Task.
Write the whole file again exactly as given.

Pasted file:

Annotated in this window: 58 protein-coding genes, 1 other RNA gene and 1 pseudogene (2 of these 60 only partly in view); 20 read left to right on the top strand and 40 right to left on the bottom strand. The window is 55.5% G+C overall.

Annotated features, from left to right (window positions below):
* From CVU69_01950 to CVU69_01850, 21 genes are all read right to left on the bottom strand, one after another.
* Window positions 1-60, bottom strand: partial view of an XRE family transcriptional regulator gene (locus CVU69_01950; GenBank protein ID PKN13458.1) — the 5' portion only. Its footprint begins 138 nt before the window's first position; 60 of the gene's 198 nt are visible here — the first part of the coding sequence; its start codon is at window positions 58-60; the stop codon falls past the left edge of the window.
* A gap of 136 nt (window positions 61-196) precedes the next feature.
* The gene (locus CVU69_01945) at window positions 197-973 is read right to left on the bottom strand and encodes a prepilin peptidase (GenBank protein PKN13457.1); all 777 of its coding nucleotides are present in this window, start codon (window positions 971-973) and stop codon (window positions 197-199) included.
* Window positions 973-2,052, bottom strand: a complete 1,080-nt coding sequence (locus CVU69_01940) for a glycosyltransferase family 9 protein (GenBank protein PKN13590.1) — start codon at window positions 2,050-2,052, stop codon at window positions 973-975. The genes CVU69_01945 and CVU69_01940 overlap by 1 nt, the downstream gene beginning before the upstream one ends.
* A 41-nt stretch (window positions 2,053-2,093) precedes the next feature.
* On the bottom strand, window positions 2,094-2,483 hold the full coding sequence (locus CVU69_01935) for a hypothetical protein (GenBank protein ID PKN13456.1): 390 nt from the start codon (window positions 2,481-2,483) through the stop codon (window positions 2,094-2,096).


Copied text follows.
Annotated in this window: 58 protein-coding genes, 1 other RNA gene and 1 pseudogene (2 of these 60 only partly in view); 20 read left to right on the top strand and 40 right to left on the bottom strand. The window is 55.5% G+C overall.

Annotated features, from left to right (window positions below):
* From CVU69_01950 to CVU69_01850, 21 genes are all read right to left on the bottom strand, one after another.
* Window positions 1-60, bottom strand: partial view of an XRE family transcriptional regulator gene (locus CVU69_01950; GenBank protein ID PKN13458.1) — the 5' portion only. Its footprint begins 138 nt before the window's first position; 60 of the gene's 198 nt are visible here — the first part of the coding sequence; its start codon is at window positions 58-60; the stop codon falls past the left edge of the window.
* A gap of 136 nt (window positions 61-196) precedes the next feature.
* The gene (locus CVU69_01945) at window positions 197-973 is read right to left on the bottom strand and encodes a prepilin peptidase (GenBank protein PKN13457.1); all 777 of its coding nucleotides are present in this window, start codon (window positions 971-973) and stop codon (window positions 197-199) included.
* Window positions 973-2,052, bottom strand: a complete 1,080-nt coding sequence (locus CVU69_01940) for a glycosyltransferase family 9 protein (GenBank protein PKN13590.1) — start codon at window positions 2,050-2,052, stop codon at window positions 973-975. The genes CVU69_01945 and CVU69_01940 overlap by 1 nt, the downstream gene beginning before the upstream one ends.
* A 41-nt stretch (window positions 2,053-2,093) precedes the next feature.
* On the bottom strand, window positions 2,094-2,483 hold the full coding sequence (locus CVU69_01935) for a hypothetical protein (GenBank protein ID PKN13456.1): 390 nt from the start codon (window positions 2,481-2,483) through the stop codon (window positions 2,094-2,096).